County kicks off flood relief efforts

·4 min read

Aug. 6—On Thursday, the Madison County Emergency Response Task Force ramped up their flood relief efforts for eastern Kentucky.

Not only did members of the county's Emergency Management Agency (EMA) travel to eastern Kentucky to provide aid, a community-wide donation drive was held to gather water, cleaning supplies, non-perishable food, and hygiene products for the victims of last week's flooding.

There were two drop-off points in the county, with one in Richmond and one in Berea. Richmond collected donations at the Eastern Kentucky University's Center for the Arts, while Berea took their donations to at the local fire department.

The donations will be taken to affected counties in eastern Kentucky on Monday morning.

From there, Madison County Deputy Judge Executive Jill Williams told the Register, the task force hopes to store and deliver any donations to eastern Kentucky on an as-needed basis.

According to Williams, the county is preparing to provide storage for donations as it was a lesson learned from the tornadoes that hit western Kentucky last December. Williams said more supplies than the affected areas had room for were often sent to the region.

The Emergency Response Task Force was first formed two years ago under a different name and a different circumstance. The task force is large and consists of several local agencies, companies, and leaders.

"We had a task force that Judge Executive Reagan Taylor started at the beginning of COVID-19. We reengaged that task force on Aug. 1 to work on how we're gonna respond as a community," Williams said in a previous interview with the Register.

The decision to reactivate the task force began when a call from EKU representatives was made to the county government to see if they wanted to collaborate.

The collection window on Thursday was from 8 a.m. to 4 p.m. According to representatives from both drop-off points, donations were steady throughout the day.

"It's good to see everybody in the community and in the county willing to help out and go out of their way to help somebody else in a different county. It's pretty awesome," Brent Billings, Berea Fire Department's (BFD) public information officer, said.

According to Billings, the BFD has a team ready to deploy to eastern Kentucky.

"We have a crew that's ready to go when we're called upon. We haven't sent anybody yet, we're just waiting prepared," Billings said.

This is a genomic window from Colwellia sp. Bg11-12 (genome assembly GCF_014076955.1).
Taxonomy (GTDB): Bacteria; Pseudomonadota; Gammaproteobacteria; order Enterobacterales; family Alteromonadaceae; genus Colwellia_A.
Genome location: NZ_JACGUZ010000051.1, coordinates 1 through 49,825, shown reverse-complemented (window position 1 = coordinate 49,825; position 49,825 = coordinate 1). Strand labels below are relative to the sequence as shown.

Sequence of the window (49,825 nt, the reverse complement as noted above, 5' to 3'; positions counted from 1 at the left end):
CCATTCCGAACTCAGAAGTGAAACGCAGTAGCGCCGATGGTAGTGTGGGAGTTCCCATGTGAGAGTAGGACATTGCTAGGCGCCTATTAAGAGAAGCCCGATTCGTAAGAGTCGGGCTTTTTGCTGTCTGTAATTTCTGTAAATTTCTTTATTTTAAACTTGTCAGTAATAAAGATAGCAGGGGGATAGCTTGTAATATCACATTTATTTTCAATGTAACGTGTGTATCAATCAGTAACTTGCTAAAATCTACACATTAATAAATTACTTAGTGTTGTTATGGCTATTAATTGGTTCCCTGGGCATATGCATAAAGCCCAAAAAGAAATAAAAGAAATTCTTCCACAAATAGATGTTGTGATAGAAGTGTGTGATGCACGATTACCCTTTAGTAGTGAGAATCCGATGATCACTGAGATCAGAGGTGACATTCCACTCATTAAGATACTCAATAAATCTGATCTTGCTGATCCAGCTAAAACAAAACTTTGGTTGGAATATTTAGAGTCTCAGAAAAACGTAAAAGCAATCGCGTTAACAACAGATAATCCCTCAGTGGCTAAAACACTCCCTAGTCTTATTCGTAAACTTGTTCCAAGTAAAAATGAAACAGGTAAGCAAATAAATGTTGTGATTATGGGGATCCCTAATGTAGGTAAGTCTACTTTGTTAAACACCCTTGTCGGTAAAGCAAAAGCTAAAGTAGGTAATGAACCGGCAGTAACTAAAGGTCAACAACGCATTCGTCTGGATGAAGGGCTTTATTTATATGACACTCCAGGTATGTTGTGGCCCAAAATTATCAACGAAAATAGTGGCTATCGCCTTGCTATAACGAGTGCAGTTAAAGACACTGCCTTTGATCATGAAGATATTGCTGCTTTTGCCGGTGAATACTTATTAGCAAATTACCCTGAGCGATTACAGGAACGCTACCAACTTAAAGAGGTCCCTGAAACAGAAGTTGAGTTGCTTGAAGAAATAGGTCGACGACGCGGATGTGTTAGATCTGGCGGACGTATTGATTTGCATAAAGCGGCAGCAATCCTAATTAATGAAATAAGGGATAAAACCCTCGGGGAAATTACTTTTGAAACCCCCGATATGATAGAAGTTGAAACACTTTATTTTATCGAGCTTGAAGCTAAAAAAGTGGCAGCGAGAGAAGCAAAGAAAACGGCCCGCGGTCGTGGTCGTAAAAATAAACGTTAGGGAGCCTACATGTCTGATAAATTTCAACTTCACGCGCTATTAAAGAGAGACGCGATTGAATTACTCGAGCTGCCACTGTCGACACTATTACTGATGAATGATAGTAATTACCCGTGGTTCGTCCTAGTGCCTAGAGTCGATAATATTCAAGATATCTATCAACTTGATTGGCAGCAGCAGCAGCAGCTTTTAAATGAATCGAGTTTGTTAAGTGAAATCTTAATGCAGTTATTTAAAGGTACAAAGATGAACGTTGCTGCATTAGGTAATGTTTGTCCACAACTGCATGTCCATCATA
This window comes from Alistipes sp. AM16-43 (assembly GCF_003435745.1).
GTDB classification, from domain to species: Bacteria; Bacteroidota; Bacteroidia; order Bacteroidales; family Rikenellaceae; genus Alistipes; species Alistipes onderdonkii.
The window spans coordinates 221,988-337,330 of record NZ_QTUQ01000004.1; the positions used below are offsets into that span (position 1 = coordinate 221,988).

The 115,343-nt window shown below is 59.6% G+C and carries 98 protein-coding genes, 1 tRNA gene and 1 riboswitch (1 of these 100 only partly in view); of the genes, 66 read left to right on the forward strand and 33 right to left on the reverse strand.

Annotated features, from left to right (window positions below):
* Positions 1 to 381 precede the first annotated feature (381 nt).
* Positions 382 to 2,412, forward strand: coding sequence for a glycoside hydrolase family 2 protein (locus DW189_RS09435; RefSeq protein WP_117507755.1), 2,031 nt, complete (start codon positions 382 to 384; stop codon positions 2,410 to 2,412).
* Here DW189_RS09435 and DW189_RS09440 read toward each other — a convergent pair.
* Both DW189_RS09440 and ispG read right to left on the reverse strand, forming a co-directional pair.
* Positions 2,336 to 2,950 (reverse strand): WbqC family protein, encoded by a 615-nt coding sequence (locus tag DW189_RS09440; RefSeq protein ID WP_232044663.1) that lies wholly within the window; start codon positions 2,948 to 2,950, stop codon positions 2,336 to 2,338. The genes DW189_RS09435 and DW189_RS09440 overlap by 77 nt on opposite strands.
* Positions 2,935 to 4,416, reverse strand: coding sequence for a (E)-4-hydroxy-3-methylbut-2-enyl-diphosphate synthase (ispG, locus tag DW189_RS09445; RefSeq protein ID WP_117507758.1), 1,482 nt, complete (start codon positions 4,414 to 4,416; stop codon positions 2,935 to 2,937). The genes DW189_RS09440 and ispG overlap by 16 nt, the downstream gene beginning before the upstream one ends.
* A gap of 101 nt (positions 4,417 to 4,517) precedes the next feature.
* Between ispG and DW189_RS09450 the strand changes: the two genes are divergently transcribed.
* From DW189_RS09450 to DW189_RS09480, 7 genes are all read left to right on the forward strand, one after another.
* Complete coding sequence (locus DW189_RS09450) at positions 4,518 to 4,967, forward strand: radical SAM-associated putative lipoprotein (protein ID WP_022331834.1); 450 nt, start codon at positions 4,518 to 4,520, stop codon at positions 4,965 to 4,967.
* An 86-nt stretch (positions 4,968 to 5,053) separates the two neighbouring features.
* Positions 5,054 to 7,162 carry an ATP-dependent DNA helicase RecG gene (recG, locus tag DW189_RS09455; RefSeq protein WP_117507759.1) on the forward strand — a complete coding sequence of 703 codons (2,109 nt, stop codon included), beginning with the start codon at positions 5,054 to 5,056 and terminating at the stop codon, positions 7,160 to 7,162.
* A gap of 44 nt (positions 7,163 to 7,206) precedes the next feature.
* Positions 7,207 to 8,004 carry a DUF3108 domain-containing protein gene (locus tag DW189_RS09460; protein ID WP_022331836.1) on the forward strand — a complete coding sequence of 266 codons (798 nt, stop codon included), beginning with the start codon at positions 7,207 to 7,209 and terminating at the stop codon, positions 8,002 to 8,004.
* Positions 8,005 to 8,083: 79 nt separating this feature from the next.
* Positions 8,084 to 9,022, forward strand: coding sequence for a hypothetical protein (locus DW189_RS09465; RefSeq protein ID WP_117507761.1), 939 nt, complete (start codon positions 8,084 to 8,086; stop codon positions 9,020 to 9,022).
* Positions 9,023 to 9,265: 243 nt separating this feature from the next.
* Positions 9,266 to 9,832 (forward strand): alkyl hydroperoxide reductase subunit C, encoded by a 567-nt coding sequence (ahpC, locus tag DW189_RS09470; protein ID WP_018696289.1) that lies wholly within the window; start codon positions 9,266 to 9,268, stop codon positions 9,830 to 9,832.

Among those who made donations in Berea on Thursday was Fletcher White, who donated 20 cases of water to the relief effort.

"I've been away 30 years and I'm glad to have an opportunity to help people out," White said.

Over in Richmond, the drop-off location at the EKU Center for the Arts stayed busy as well. As of Thursday afternoon, they had collected enough water alone to fill up two box trucks.

Sheriff Mike Coyle and Deputy Michael Stotts were among those that dropped off supplies at the center for the arts on Thursday.

"It's just great that the community comes together and drops off stuff that's needed. You know, anytime we have disasters, it seems like it brings people closer together," Coyle said. "This is one of those times. We go from tornadoes to floods and it's just great that all the people of Madison County and surrounding counties recognize how bad a disaster it is. They pull together and give from their hearts to make those people there a little better off."

Ryan Wilson, the executive director of the president's office for EKU, took in donations at the center for the arts on Thursday.

He said the university has been using regional connections to find out what supplies are most needed.

"These are all items that we've heard from our local Manchester Campus (one of EKU's regional campuses) that folks need quickly," Wilson said. "I wanna remind everyone that this is not just an EKU thing. This is Madison County. Richmond, Berea, we're all coming together as one community to make sure we help these folks out in their time of need."

Wilson is also a native from eastern Kentucky (Clay County) which he said makes the donation drive very important and personal to him.

"We're resilient by nature as eastern Kentuckians. We got a chip on our shoulder and that serves us well in times like these. Because we're gonna help our fellow Kentuckians out and we're gonna make sure that they get what they need." Wilson said. "We're all Kentuckians. Obviously, we saw what happened in western Kentucky last year. Folks from eastern Kentucky helped them out and now they're helping us out. I'm just glad to see the community coming together and helping these folks. They really need our help."